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Recognizing Victims of Human Trafficking

Human trafficking is a form of modern-day slavery in which people profit from the control and exploitation of others. Victims include children involved in the sex trade, adults over the age of 18 who are forced, coerced or deceived into commercial sex acts, and children and adults compelled into different forms of labor or services against their will and who often receive little to no compensation.

Human Trafficking is one of the fastest growing crimes in the world, and it is the world's second largest criminal enterprise after drugs. In October 2014, Michigan Governor Rick Snyder signed into law a package of 20 bills specifically geared toward strengthening statewide efforts to combat human trafficking.

As part of the effort to stop human trafficking, the Department of Licensing and Regulatory Affairs (LARA) has added licensing requirements to the “OSTEOPATHIC MEDICINE AND SURGERY - GENERAL RULES.”

A PDF of the rules can be downloaded here:
http://w3.lara.state.mi.us/orr/Files/AdminCode/1317_2014-001LR_AdminCode.pdf

The specific rules on training to recognize victims of human trafficking can be found on page 3 of that document.

The text from that section is as follows:
R 338.120 Training standards for identifying victims of human trafficking; requirements.
Rule 20.
(1) Pursuant to section 16148 of the code, MCL 333.16148, a licensed physician or licensure applicant shall complete training in identifying victims of human trafficking that meets the following standards:
(a) Training content shall cover all of the following:
(i) Understanding the types and venues of human trafficking in the United States.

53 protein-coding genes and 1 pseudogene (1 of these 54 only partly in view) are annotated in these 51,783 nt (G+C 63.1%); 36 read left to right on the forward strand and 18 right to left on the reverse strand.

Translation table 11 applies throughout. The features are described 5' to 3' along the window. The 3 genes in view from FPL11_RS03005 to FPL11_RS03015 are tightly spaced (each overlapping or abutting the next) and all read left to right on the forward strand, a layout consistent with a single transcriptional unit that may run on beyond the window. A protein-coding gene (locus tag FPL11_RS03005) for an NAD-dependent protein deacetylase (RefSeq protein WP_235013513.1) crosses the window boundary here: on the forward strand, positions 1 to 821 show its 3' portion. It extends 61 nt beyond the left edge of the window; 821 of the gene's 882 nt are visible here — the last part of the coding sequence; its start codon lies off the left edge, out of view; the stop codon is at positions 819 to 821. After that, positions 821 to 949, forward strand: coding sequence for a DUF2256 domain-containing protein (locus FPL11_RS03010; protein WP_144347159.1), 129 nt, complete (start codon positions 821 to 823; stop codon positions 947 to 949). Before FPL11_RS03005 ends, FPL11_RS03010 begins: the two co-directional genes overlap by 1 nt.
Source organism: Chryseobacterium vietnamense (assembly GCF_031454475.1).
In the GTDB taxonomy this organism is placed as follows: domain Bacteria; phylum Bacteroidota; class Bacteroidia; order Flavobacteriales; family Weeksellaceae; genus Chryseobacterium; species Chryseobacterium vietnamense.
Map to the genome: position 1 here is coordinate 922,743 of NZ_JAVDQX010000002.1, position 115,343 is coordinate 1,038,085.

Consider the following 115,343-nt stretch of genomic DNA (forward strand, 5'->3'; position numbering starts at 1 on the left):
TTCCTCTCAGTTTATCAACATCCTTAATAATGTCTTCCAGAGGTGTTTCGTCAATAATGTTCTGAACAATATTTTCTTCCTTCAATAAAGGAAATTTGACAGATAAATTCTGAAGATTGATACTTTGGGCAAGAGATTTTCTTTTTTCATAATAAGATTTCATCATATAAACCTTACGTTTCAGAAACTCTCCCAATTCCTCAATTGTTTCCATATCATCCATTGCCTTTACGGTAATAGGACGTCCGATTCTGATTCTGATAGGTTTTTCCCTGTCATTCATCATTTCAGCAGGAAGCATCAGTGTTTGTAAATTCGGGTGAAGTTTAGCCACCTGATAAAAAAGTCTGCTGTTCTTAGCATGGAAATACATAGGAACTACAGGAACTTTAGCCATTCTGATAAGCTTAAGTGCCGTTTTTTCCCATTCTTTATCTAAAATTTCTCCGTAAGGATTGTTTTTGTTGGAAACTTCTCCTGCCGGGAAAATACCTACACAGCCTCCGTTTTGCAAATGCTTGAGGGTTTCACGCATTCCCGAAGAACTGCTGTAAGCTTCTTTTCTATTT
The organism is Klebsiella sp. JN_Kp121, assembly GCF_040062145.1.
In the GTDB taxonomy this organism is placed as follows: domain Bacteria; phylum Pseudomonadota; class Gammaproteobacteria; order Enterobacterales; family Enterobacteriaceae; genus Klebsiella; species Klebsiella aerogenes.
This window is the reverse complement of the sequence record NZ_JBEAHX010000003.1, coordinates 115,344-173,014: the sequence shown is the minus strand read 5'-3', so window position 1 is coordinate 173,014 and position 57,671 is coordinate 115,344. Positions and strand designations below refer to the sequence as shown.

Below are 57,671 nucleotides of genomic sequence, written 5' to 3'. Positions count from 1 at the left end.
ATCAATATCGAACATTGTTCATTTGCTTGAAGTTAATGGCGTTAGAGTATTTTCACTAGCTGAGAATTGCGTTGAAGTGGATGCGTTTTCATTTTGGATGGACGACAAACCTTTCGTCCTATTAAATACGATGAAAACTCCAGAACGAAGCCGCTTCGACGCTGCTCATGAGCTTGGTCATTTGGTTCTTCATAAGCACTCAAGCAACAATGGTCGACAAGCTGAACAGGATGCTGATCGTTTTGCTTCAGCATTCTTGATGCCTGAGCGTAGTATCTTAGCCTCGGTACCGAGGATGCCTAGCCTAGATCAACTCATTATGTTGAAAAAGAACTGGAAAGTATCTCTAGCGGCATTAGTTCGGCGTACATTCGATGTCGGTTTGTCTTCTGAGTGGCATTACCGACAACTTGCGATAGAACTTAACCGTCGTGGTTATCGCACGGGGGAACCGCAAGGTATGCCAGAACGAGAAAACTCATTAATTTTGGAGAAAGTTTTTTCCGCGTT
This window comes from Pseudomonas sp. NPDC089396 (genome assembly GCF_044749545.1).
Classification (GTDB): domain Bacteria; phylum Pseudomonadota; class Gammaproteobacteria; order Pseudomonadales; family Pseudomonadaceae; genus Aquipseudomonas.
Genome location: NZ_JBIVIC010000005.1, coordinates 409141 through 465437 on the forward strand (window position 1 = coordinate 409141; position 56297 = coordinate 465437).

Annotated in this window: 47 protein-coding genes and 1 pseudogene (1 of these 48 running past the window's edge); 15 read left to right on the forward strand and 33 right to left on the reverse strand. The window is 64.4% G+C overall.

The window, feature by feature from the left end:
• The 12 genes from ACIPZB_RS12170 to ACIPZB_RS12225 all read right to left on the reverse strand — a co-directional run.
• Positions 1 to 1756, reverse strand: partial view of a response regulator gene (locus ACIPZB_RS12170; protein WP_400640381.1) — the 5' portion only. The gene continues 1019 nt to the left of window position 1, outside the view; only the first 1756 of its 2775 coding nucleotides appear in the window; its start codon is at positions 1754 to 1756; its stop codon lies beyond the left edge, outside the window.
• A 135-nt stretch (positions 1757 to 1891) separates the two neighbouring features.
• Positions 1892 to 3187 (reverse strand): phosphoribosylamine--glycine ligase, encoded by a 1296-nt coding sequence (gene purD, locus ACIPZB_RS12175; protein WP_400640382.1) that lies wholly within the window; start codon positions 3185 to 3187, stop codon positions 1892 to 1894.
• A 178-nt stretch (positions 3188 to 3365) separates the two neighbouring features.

(ii) Identifying victims of human trafficking in health care settings.
(iii) Identifying the warning signs of human trafficking in health care settings for adults and minors.
(iv) Using resources for reporting the suspected victims of human trafficking.
(b) Acceptable providers or methods of training include any of the following:
(i) Training offered by a nationally recognized or state recognized health-related organization.
(ii) Training offered by, or in conjunction with, a state or federal agency.
(iii) Training obtained in an educational program that has been approved by the board for initial licensure, or by a college or university.
(iv) Reading an article related to the identification of victims of human trafficking that meets the requirements of subdivision (a) of this subrule and is published in a peer review journal, health care journal, or professional or scientific journal.
(c) Acceptable modalities of training include any of the following:
(i) Teleconference or webinar.
(ii) Online presentation.
(iii) Live presentation.
(iv) Printed or electronic media.

(2) The department may select and audit a sample of individuals and request documentation of proof of completion of training. If audited by the department, an individual shall provide an acceptable proof of completion of training, including either of the following:
(a) Proof of completion certificate issued by the training provider that includes the date, provider name, name of training, and individual’s name.
(b) A self-certification statement by an individual. The certification statement shall include the individual’s name and either of the following:
(i) For training completed pursuant to subrule (1)(b)(i) to (iii) of this rule, the date, training provider name, and name of training.
(ii) For training completed pursuant to subrule (1)(b)(iv) of this rule, the title of article, author, publication name of peer review journal, health care journal, or professional or scientific journal, and date, volume, and issue of publication, as applicable.

(3) Pursuant to section 16148 of the code, MCL 333.16148, the requirements specified in subrule (1) of this rule apply to license renewals beginning with the first renewal cycle after the promulgation of this rule and for initial licenses issued 5 or more years after the promulgation of this rule.

  MDHHS Resource Page:
 
MDHHS Human Trafficking

  Other links:

 


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